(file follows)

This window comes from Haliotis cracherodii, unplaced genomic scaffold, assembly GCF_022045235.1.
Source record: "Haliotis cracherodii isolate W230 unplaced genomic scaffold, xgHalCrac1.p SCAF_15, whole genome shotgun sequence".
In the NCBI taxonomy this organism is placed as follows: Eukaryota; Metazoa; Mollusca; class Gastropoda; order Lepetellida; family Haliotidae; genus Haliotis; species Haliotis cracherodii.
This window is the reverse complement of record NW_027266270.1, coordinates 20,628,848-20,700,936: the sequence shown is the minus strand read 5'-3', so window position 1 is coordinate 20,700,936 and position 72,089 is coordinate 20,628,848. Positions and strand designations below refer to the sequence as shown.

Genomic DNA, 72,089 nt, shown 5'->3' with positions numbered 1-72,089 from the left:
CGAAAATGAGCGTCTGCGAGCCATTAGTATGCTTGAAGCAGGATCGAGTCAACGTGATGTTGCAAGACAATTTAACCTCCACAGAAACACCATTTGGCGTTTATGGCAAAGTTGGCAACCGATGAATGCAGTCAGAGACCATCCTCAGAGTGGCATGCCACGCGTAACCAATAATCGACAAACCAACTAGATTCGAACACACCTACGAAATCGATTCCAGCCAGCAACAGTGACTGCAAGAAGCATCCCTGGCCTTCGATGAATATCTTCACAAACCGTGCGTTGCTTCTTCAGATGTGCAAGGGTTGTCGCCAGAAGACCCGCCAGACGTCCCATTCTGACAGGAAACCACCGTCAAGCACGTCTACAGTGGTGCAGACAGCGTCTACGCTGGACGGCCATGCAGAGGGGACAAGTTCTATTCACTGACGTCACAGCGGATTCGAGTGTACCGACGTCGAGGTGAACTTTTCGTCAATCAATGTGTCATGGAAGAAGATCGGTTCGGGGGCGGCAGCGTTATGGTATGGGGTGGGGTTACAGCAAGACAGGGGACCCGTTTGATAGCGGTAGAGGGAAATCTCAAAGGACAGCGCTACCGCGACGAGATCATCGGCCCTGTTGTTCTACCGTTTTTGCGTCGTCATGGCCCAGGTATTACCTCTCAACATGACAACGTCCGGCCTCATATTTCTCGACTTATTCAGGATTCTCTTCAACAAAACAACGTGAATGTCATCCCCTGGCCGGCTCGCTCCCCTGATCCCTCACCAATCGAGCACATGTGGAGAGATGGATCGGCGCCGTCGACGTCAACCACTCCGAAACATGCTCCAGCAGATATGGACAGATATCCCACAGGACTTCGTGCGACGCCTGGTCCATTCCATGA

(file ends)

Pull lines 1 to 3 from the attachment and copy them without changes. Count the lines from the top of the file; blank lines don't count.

This window comes from Haliotis cracherodii, unplaced genomic scaffold, assembly GCF_022045235.1.
Source record: "Haliotis cracherodii isolate W230 unplaced genomic scaffold, xgHalCrac1.p SCAF_15, whole genome shotgun sequence".
In the NCBI taxonomy this organism is placed as follows: Eukaryota; Metazoa; Mollusca; class Gastropoda; order Lepetellida; family Haliotidae; genus Haliotis; species Haliotis cracherodii.